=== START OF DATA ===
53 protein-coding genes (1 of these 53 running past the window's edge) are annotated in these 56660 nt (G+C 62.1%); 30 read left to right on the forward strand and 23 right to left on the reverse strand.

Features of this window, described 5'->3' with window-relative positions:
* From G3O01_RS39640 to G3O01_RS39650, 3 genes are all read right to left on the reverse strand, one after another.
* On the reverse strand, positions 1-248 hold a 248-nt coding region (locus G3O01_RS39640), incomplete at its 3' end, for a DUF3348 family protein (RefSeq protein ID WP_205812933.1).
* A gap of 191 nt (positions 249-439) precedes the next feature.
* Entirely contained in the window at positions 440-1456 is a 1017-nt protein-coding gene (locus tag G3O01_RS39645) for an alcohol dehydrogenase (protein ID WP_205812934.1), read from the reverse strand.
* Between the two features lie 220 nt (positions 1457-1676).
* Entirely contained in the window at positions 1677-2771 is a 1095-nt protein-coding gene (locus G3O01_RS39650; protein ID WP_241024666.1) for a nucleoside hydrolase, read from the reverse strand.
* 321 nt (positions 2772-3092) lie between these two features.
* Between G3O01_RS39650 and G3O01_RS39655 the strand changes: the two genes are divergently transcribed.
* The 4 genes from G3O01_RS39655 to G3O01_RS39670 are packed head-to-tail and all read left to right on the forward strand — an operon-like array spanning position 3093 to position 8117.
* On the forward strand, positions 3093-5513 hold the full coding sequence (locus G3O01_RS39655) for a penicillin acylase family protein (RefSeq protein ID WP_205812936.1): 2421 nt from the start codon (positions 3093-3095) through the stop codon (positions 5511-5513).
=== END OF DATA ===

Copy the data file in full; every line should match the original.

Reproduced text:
53 protein-coding genes (1 of these 53 running past the window's edge) are annotated in these 56660 nt (G+C 62.1%); 30 read left to right on the forward strand and 23 right to left on the reverse strand.

Features of this window, described 5'->3' with window-relative positions:
* From G3O01_RS39640 to G3O01_RS39650, 3 genes are all read right to left on the reverse strand, one after another.
* On the reverse strand, positions 1-248 hold a 248-nt coding region (locus G3O01_RS39640), incomplete at its 3' end, for a DUF3348 family protein (RefSeq protein ID WP_205812933.1).
* A gap of 191 nt (positions 249-439) precedes the next feature.
* Entirely contained in the window at positions 440-1456 is a 1017-nt protein-coding gene (locus tag G3O01_RS39645) for an alcohol dehydrogenase (protein ID WP_205812934.1), read from the reverse strand.
* Between the two features lie 220 nt (positions 1457-1676).
* Entirely contained in the window at positions 1677-2771 is a 1095-nt protein-coding gene (locus G3O01_RS39650; protein ID WP_241024666.1) for a nucleoside hydrolase, read from the reverse strand.
* 321 nt (positions 2772-3092) lie between these two features.
* Between G3O01_RS39650 and G3O01_RS39655 the strand changes: the two genes are divergently transcribed.
* The 4 genes from G3O01_RS39655 to G3O01_RS39670 are packed head-to-tail and all read left to right on the forward strand — an operon-like array spanning position 3093 to position 8117.
* On the forward strand, positions 3093-5513 hold the full coding sequence (locus G3O01_RS39655) for a penicillin acylase family protein (RefSeq protein ID WP_205812936.1): 2421 nt from the start codon (positions 3093-3095) through the stop codon (positions 5511-5513).